State of emergency declared in NC to help prevent fuel shortage following Colonial Pipeline hack

RALEIGH, N.C. (WTVD) -- Gov. Roy Cooper declared a state of emergency as fears rise about the fuel supply chain following a cyber attack on America's largest fuel pipeline.

The Colonial Pipeline runs from Texas to New Jersey, passing right through North Carolina. Markets in the Southeast are highly dependent on the pipeline for petroleum product supply, according to ABC News. Colonial delivers more than 70 percent of the transportation fuels supply to Georgia, South Carolina, North Carolina, Tennessee, and Virginia.

The pipeline closed as part of a proactive measure when pipeline officials learned they were targeted in a cyberattack by a group called DarkSide, which operates out of Russia.

NC State supply chain expert Tim Kraft said the pipeline shutdown should not create major problems locally unless it remains closed for an extended period of time.



In Raleigh, long lines could be seen at some gas stations, including at a Costco.

Cooper tweeted on Tuesday, telling North Carolinians: 'Please don't rush to top off your tanks.'

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Market speculation has already sent gasoline futures up to highs not seen in more than three years. But that speculation will likely level off once the pipeline reopens.

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Federal officials across multiple agencies continue to warn of an "increased and imminent" cyber threat against hospitals and health care systems across the country.



AAA admits gas prices are surging but said that has actually been happening for the past week -- and is normal for this time of year.

"We're heading into the summer travel season so we do have more people, more motorists going on the road as demand now is increasing and as the world is opening up. We're seeing where people take road trips," AAA spokesperson Tiffany Wright said. "So you add to that, that the pipeline is now down and you add to demand going up and I think that's kind of the perfect storm, if you will, for prices to inch upwards."

Attorney General Josh Stein announced Tuesday that the state's price gouging law is in effect.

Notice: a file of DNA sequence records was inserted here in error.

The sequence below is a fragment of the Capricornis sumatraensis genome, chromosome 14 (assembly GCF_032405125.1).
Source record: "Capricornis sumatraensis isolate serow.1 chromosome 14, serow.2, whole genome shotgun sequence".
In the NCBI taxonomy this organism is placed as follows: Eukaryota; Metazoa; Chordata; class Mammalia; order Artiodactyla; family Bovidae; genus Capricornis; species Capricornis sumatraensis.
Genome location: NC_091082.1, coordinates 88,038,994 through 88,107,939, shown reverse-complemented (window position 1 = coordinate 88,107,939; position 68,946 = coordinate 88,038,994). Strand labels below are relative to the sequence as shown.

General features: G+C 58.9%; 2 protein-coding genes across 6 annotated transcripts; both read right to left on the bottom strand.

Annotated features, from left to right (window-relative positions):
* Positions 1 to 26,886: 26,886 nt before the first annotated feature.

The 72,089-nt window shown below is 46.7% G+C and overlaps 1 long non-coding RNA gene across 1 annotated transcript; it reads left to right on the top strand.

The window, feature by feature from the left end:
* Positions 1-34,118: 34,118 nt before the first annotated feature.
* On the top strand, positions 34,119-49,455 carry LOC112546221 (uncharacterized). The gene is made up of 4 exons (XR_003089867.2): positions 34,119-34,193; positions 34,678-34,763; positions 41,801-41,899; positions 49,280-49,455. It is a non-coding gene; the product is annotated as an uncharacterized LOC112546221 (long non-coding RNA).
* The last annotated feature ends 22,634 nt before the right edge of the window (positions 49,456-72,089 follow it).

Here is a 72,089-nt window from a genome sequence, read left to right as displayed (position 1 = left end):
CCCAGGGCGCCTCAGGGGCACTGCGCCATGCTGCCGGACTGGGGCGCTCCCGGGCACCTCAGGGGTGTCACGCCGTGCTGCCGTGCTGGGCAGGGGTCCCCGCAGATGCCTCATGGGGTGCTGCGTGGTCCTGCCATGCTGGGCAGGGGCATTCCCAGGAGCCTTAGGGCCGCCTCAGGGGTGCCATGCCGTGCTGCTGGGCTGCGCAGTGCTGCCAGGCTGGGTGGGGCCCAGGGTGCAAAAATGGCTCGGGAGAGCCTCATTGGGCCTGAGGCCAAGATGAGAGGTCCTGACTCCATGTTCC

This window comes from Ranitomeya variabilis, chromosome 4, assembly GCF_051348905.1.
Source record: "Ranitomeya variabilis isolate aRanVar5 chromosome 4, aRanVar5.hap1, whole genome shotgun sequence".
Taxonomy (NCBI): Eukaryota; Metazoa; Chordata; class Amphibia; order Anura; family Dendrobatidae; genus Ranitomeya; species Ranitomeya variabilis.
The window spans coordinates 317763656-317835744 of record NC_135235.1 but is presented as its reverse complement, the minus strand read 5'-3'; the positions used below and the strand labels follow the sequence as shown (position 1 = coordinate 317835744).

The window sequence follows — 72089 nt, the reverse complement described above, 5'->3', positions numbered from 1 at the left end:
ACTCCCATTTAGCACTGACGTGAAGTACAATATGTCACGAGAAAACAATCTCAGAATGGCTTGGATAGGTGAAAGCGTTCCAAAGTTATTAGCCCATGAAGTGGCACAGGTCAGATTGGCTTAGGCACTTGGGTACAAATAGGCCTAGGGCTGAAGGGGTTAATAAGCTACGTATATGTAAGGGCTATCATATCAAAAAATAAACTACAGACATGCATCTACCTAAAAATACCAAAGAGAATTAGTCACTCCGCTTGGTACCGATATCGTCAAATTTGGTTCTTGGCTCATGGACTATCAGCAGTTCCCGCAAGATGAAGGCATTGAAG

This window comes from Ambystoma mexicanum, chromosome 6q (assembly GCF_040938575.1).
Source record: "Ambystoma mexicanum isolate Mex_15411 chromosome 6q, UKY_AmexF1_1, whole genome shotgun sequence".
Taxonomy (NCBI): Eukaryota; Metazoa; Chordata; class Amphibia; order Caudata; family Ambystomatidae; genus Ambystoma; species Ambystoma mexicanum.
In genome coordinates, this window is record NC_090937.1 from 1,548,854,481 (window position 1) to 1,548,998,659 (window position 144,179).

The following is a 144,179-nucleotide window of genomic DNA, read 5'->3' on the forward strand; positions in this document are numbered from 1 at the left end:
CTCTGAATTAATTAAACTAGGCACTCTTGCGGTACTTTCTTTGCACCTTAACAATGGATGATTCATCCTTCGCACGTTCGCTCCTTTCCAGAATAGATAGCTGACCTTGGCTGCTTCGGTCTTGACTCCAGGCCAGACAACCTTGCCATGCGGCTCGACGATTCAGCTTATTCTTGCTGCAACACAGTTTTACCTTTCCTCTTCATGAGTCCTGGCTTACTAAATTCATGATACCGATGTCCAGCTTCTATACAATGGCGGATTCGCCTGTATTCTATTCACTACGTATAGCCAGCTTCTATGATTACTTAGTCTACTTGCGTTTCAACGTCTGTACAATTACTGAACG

"The hackers who breached Colonial Pipeline's systems have made it harder for hardworking North Carolinians to go about their lives, but I will not allow businesses to take advantage of this incident to charge excessive prices," he said. "North Carolina's price gouging law is in effect - please let my office know if businesses or people might be trying to profit off this situation so we can hold them accountable."

Customers can report potential price gouging by calling 1-877-5-NO-SCAM or by filing a complaint here.

Gov. Cooper declared a state of emergency Monday and issued an executive order temporarily stopping some fuel regulations to help ensure there is enough fuel supply available throughout the state.

Colonial Pipeline said it is dedicated to reopening all operations of the pipeline as soon as possible. Meanwhile, segments of the pipeline will be brought back online piece by piece.

As of 9:30 p.m. Tuesday, Gas Buddy said around 50 percent of metro Raleigh area gas stations are without gasoline.

SEE ALSO: Fuel pipeline shutdown sparks worries of $3 gas

U.S. officials sought to ease concerns about rising prices, stressing that widespread disruptions have not yet occurred. The White House said late Monday that it was monitoring supply in parts of the Southeast and that President Joe Biden had directed federal agencies to bring their resources to bear.

There is action at the state level as well. Georgia Gov. Brian Kemp suspended state taxes on motor fuels through Saturday. Georgia collects a gasoline tax of 28.7 cents per gallon and a diesel tax of 32.2 cents per gallon.

"It will probably help level the price at the pump off for a little while," Kemp told reporters at DeKalb-Peachtree Airport in Chamblee, an Atlanta suburb.

Colonial Pipeline, based in Alpharetta, Georgia, said it hired an outside cybersecurity firm to investigate the nature and scope of the attack and has also contacted law enforcement and federal agencies.

"Colonial Pipeline is taking steps to understand and resolve this issue. At this time, our primary focus is the safe and efficient restoration of our service and our efforts to return to normal operation. This process is already underway, and we are working diligently to address this matter and to minimize disruption to our customers and those who rely on Colonial Pipeline," the company said.

President Joe Biden has been briefed on the situation, according to a White House spokesperson.

"The federal government is working actively to assess the implications of this incident, avoid disruption to supply, and help the company restore pipeline operations as quickly as possible," the spokesperson said.

The official said the administration is proactively reaching out across the sector to ensure that they have protections in place that can detect similar attacks.

The FBI said it is working with Colonial Pipeline on the ransomware attack.

The Associated Press contributed.
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